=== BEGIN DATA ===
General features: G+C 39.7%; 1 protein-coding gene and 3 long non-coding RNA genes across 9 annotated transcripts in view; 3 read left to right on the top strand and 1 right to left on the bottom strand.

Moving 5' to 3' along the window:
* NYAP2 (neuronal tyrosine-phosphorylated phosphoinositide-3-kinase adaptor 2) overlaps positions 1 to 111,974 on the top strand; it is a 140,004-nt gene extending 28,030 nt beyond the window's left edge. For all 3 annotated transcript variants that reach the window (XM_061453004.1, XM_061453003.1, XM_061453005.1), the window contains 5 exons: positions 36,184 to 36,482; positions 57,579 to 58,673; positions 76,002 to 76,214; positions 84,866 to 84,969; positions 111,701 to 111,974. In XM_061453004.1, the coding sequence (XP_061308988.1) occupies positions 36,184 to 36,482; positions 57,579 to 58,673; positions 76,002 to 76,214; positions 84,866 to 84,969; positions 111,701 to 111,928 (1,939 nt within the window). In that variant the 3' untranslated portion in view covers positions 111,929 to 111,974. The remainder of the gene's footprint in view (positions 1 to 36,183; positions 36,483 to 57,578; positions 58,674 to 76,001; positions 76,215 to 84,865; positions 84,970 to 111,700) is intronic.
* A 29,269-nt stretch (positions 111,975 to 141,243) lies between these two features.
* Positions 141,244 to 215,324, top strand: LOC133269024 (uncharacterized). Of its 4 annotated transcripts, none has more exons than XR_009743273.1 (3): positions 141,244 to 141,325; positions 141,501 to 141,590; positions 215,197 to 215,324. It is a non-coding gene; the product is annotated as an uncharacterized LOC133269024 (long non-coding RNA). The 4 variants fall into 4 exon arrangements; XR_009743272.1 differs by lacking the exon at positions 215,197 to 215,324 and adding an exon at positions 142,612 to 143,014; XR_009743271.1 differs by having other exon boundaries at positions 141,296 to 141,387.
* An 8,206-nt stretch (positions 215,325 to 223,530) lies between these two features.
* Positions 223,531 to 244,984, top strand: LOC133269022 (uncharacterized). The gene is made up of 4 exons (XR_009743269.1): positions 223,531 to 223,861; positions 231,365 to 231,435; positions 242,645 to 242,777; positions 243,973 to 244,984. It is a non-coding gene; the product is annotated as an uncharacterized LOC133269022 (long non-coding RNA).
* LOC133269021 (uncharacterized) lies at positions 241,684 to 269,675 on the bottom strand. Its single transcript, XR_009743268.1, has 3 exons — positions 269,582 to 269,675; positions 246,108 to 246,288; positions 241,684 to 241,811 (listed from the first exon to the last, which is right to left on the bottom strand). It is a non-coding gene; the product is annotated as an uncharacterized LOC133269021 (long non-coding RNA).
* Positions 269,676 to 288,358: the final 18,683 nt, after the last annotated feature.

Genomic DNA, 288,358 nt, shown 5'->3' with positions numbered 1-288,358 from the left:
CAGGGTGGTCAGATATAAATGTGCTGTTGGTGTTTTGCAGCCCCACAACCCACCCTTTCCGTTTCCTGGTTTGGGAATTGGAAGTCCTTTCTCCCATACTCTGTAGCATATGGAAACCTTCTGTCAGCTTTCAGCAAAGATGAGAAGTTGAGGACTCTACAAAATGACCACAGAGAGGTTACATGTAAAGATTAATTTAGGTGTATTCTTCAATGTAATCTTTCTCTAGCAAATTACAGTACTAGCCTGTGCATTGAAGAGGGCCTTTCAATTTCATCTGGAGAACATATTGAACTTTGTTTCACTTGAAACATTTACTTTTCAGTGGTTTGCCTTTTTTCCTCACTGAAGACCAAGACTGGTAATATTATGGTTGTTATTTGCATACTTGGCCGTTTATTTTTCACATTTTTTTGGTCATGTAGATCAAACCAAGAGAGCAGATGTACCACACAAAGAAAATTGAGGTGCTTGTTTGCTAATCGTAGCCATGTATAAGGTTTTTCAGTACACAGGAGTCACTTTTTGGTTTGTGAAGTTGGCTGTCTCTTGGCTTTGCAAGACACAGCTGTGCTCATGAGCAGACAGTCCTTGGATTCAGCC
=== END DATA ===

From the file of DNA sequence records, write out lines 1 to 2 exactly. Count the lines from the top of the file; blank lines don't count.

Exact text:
General features: G+C 39.7%; 1 protein-coding gene and 3 long non-coding RNA genes across 9 annotated transcripts in view; 3 read left to right on the top strand and 1 right to left on the bottom strand.

Moving 5' to 3' along the window: